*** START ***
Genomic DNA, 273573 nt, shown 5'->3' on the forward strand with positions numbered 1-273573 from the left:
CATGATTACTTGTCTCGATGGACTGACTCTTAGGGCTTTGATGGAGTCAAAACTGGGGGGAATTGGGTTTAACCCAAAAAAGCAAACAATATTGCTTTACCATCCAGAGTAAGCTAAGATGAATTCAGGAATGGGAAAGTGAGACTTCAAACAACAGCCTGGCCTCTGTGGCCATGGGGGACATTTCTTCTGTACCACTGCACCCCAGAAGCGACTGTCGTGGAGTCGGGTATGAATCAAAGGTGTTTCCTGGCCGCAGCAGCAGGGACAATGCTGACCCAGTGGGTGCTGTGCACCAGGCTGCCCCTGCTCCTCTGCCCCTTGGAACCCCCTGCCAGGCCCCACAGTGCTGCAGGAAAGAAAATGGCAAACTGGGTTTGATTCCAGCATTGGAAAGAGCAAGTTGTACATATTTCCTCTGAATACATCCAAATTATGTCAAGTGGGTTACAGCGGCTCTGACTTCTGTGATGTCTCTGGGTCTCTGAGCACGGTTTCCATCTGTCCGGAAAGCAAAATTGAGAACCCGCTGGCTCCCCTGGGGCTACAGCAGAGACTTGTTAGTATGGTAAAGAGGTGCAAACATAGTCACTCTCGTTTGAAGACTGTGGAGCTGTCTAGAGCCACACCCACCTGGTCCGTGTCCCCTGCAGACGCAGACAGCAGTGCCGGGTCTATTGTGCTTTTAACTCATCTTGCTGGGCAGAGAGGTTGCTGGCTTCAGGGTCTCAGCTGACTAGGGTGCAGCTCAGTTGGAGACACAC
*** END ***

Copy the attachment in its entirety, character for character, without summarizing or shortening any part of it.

Genomic DNA, 273573 nt, shown 5'->3' on the forward strand with positions numbered 1-273573 from the left:
CATGATTACTTGTCTCGATGGACTGACTCTTAGGGCTTTGATGGAGTCAAAACTGGGGGGAATTGGGTTTAACCCAAAAAAGCAAACAATATTGCTTTACCATCCAGAGTAAGCTAAGATGAATTCAGGAATGGGAAAGTGAGACTTCAAACAACAGCCTGGCCTCTGTGGCCATGGGGGACATTTCTTCTGTACCACTGCACCCCAGAAGCGACTGTCGTGGAGTCGGGTATGAATCAAAGGTGTTTCCTGGCCGCAGCAGCAGGGACAATGCTGACCCAGTGGGTGCTGTGCACCAGGCTGCCCCTGCTCCTCTGCCCCTTGGAACCCCCTGCCAGGCCCCACAGTGCTGCAGGAAAGAAAATGGCAAACTGGGTTTGATTCCAGCATTGGAAAGAGCAAGTTGTACATATTTCCTCTGAATACATCCAAATTATGTCAAGTGGGTTACAGCGGCTCTGACTTCTGTGATGTCTCTGGGTCTCTGAGCACGGTTTCCATCTGTCCGGAAAGCAAAATTGAGAACCCGCTGGCTCCCCTGGGGCTACAGCAGAGACTTGTTAGTATGGTAAAGAGGTGCAAACATAGTCACTCTCGTTTGAAGACTGTGGAGCTGTCTAGAGCCACACCCACCTGGTCCGTGTCCCCTGCAGACGCAGACAGCAGTGCCGGGTCTATTGTGCTTTTAACTCATCTTGCTGGGCAGAGAGGTTGCTGGCTTCAGGGTCTCAGCTGACTAGGGTGCAGCTCAGTTGGAGACACAC